Debt, Escort Service, Then Murder?

Neil Entwistle, centre, is escorted into Bow Street Magistrates Court in London, Thursday Feb. 9, 2006. Entwistle, an unemployed computer programmer, accused of murdering his wife and infant daughter at their U.S. home, was remanded in custody Thursday during an extradition hearing at the London court. Entwistle, 27, left his home in Hopkinton, Massachusetts, for his native Britain following the alleged murders. AP

A man accused of killing his wife and baby daughter visited the Web sites of escort services and accessed directions to at least one just two days before his family was shot, according to documents released Monday.

Neil Entwistle, 27, was arrested in his native England last week and charged with first-degree murder in the Jan. 20 slayings of his wife, Rachel, and their 9-month-old daughter, Lillian, at their home in the Boston suburb of Hopkinton.

Prosecutors said they believe Entwistle killed his wife and daughter after becoming despondent over mounting debt.

In an arrest warrant affidavit released last week, investigators said Entwistle had tens of thousands of dollars in debt and also "had recently expressed a dissatisfaction with his sex life."

British authorities signed an order Friday authorizing Entwistle's return to Massachusetts, but it wasn't clear when he would arrive.

One affidavit describes a telephone conversation between state trooper Robert Manning and Entwistle on Jan. 23, while Entwistle was at his parents' home in Worksop, England.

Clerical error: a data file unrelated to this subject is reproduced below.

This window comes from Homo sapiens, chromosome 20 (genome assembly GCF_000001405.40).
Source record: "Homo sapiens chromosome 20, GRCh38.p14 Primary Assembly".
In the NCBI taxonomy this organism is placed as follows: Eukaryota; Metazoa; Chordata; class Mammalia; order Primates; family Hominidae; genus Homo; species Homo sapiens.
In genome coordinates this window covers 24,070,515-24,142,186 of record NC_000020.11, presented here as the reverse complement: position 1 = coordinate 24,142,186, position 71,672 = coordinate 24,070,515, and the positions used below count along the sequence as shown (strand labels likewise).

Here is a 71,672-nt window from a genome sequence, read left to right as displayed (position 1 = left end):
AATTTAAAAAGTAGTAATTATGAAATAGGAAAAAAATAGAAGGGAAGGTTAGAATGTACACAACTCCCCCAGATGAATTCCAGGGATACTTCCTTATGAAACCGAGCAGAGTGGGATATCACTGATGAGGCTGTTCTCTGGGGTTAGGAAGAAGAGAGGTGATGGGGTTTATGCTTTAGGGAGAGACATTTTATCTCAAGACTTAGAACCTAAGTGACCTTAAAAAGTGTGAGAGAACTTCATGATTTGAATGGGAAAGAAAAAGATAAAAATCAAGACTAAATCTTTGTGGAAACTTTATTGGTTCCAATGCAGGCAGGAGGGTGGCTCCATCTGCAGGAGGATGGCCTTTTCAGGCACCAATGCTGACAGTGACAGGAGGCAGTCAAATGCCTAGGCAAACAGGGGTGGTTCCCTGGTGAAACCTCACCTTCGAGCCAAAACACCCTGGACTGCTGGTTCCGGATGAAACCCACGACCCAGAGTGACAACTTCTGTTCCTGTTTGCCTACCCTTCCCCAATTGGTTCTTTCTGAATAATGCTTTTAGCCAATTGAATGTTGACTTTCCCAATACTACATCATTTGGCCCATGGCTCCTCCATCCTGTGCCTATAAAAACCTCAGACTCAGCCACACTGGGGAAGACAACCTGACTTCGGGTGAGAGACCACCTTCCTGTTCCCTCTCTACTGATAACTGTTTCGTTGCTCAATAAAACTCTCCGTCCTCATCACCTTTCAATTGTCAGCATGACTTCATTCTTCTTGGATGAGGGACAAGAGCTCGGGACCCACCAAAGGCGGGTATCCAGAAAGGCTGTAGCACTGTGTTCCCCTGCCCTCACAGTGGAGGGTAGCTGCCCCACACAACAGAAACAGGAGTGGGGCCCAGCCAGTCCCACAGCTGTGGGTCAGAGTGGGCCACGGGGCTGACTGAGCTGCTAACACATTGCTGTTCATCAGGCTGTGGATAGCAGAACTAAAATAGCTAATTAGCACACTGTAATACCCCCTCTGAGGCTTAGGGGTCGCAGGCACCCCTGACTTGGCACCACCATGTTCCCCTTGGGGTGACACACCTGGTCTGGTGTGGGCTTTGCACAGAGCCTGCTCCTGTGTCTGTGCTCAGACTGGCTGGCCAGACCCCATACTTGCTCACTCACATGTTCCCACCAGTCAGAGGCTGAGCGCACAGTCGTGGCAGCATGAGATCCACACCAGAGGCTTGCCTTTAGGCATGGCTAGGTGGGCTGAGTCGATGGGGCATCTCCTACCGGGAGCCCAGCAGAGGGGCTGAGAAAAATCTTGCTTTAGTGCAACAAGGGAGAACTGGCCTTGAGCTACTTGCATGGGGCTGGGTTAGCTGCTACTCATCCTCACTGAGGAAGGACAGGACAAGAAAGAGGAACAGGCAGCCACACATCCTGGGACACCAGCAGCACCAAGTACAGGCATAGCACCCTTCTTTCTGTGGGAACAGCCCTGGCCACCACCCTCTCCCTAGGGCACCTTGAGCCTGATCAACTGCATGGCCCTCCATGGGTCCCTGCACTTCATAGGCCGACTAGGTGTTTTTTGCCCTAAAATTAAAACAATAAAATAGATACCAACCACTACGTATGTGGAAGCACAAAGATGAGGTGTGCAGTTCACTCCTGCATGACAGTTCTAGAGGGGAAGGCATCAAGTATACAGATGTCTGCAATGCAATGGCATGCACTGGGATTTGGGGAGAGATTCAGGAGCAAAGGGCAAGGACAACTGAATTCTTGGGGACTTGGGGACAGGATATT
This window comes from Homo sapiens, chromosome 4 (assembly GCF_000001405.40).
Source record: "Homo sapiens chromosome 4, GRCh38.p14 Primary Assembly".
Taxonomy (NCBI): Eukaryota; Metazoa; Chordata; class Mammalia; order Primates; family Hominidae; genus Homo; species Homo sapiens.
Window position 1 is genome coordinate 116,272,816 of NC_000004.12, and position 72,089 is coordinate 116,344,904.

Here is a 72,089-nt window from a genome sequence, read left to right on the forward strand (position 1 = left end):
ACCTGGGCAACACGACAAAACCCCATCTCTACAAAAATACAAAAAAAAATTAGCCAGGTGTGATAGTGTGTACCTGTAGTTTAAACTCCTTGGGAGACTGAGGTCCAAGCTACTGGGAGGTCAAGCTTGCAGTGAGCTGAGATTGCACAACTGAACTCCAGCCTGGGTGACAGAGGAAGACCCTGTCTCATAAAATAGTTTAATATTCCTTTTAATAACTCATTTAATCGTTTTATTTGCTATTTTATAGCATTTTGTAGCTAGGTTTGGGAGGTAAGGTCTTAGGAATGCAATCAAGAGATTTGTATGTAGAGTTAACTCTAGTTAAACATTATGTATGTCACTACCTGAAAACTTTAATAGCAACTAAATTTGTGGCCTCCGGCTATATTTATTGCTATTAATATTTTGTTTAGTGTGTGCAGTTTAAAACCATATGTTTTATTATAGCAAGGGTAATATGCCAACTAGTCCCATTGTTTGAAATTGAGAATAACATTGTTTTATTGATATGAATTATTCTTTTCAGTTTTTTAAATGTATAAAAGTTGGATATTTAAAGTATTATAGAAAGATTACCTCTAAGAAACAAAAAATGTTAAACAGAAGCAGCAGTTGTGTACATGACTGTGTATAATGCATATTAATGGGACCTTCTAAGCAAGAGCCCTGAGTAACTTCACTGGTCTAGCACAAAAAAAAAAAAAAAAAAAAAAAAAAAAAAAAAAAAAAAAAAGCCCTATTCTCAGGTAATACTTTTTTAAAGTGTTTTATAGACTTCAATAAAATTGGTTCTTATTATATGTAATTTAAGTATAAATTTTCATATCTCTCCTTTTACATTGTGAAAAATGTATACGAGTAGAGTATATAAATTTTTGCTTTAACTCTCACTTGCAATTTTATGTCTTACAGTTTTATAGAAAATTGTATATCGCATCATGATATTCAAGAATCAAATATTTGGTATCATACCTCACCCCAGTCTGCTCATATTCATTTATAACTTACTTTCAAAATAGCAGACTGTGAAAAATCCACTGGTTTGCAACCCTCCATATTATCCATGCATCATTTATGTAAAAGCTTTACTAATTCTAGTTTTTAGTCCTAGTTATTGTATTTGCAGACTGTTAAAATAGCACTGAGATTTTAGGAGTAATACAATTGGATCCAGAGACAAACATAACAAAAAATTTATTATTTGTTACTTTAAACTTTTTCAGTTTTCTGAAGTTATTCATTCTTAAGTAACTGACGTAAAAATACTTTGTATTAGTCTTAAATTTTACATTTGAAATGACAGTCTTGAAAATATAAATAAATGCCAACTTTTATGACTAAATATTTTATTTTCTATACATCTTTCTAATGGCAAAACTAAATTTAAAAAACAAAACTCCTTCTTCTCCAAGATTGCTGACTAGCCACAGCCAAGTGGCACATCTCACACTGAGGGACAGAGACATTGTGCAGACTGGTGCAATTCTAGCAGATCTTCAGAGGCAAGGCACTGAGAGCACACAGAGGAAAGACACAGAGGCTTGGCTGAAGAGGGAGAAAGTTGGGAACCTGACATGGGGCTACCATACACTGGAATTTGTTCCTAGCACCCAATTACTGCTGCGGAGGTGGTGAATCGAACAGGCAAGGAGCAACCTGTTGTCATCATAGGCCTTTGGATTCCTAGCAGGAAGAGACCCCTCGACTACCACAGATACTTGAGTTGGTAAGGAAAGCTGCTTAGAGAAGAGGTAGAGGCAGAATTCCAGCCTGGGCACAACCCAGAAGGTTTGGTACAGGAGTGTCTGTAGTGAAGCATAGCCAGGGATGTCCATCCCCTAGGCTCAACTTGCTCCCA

Entwistle allegedly told Manning that on the day of the killings, he had left the house to run errands — and that when he returned he found his wife in the master bedroom, partially covered with a comforter.

"Neil said that he pulled down the comforter, saw his wife was pale, saw blood on the baby and that the baby had been shot, and they were dead," Manning recounted.

The trooper said Entwistle decided to drive to his wife's parents' home in Carver, 50 miles away, "since he had no number to call them." Authorities say they believe Entwistle used a .22-caliber handgun owned by his father-in-law to kill his wife and daughter, then drove back to Carver to return the weapon before catching a flight to England.

The court filings released Monday at the request of news organizations include affidavits filed in support of search warrants for Entwistle's home, car and computer. Investigators spell out their reasons for seeking warrants, as well as lists of items found during the searches.

Framingham District Court Judge Robert Greco agreed Monday to make public more than 200 pages. Some information remained sealed.

Entwistle visited the Web sites of several escort services and sought out directions to at least one two days before the slayings, according to the documents.

Prosecutors said Monday they did not know if Entwistle had hired an attorney in Massachusetts. He may be assigned a lawyer if he declares himself indigent.

Last week, hours after British authorities arrested a man in the shooting deaths of his wife and baby daughter at a London subway station, U.S. officials shed new light on the slayings, which shattered a peaceful Boston suburb last month and neighbors' perception of a happy family.
  • Melissa McNamara

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